Music Connecting Communities: The Story of Mitrovica’s Multiethnic Rock School

5 Oct 2017

Music Connecting Communities: The Story of Mitrovica’s Multiethnic Rock School

In an underground basement somewhere in Mitrovica, five teenagers move in unison to the rhythm they are creating from different instruments.

The music is rock music, with the kind of angst typical of some  genres of Balkan music. But what is perhaps more impressive    about the musical synergy is that the band, known as  Proximity    Mine, is the picture of a collaborate Kosovo: the band is a mix of  young men and women from across both sides of the notorious    bridge that crosses the River Ibër/Ibar, Kosovo Albanian, Kosovo Serb and Kosovo Bosniak. Each rehearsal in Mitrovica requires members of the band to go to the other side of the divided town.

Bass guitarist Lazar Mladenovic says life in Mitrovica can be difficult, and the band’s music reflects that. 

“The themes of our songs are about life, about life in the southern part and northern part of Mitrovica, in fact everyday life.”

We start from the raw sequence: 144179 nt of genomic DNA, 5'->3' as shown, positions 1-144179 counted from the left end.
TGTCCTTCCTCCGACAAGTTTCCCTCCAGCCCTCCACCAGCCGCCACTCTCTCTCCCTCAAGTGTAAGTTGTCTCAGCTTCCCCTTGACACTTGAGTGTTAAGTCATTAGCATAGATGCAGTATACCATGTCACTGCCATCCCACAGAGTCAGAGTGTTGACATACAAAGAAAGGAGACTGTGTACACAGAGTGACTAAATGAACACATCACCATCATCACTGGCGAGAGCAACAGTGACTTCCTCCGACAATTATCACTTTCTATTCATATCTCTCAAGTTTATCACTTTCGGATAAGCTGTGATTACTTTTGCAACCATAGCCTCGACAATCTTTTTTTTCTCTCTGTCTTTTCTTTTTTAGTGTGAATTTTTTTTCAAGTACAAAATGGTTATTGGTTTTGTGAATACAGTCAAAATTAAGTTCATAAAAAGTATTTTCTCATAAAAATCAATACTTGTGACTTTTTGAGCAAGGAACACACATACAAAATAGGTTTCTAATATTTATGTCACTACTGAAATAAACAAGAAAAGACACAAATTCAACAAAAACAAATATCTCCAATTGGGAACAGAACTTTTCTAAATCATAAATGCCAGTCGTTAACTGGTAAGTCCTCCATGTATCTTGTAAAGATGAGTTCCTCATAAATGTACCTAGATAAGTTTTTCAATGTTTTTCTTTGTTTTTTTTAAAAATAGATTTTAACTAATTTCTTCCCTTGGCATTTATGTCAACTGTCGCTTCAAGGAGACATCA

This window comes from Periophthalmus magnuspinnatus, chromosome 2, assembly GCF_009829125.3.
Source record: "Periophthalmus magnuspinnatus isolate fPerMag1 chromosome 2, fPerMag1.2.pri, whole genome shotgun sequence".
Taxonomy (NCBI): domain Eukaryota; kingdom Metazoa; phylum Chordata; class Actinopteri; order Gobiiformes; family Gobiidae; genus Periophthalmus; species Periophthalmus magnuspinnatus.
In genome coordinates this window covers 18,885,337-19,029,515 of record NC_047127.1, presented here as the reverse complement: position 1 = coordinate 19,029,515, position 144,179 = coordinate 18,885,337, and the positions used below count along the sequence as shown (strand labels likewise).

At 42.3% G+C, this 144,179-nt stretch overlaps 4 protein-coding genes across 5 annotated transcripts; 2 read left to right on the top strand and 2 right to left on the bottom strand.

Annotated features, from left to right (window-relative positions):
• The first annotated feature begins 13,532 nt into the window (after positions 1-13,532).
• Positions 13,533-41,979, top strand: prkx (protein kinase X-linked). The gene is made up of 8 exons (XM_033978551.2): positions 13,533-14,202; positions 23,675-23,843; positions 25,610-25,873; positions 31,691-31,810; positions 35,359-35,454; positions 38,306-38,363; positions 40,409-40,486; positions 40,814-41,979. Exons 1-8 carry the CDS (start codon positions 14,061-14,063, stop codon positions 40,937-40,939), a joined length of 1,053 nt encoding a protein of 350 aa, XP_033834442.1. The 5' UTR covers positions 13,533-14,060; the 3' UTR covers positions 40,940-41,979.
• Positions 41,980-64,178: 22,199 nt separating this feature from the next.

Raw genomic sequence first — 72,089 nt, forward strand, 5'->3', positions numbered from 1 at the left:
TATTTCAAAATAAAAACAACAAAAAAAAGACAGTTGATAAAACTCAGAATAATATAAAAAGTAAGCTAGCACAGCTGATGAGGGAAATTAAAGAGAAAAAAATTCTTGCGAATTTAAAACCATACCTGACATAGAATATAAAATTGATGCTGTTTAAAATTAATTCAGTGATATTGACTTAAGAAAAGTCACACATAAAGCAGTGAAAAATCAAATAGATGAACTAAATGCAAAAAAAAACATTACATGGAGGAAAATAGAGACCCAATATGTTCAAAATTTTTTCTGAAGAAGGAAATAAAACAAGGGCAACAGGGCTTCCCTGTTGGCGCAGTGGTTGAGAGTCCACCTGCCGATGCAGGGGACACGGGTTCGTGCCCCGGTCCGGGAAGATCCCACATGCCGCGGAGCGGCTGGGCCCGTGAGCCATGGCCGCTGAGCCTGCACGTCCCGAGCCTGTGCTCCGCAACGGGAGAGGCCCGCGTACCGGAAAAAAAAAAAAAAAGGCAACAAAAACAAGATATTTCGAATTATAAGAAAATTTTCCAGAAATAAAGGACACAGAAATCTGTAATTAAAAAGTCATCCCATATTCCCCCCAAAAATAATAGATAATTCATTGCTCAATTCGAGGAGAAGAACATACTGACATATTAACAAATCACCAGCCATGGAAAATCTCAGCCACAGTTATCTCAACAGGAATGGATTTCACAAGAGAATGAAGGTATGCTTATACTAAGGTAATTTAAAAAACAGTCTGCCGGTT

Guitarist Tringa Sadiku says she, like many members, had concerns about how the band would work in the early days.

“I was scared in the beginning to come here because I don’t speak Serbian and I thought that it would be a problem for me not understanding the language and not feeling connected with the people here. But as I came here, everything was way too fun and easy.”

The band is a product of the Mitrovica Rock School programme, which has been supported by international partners including UNMIK. The programme teaches musical instruments to all youngsters in the city.

Proximity Mine, who perform in English, are one of the greatest success stories of all the 41 bands that have formed since Mitrovica Rock School began in 2008.

Mitrovica Rock School connects young artists from different communities

Project Manager Emir Hasani says using music as a tool has been the Mitrovica Rock School’s method of uniting communities after the divisions that ensued.

“I think it’s the purest and most sincere way to get people together – to create things.”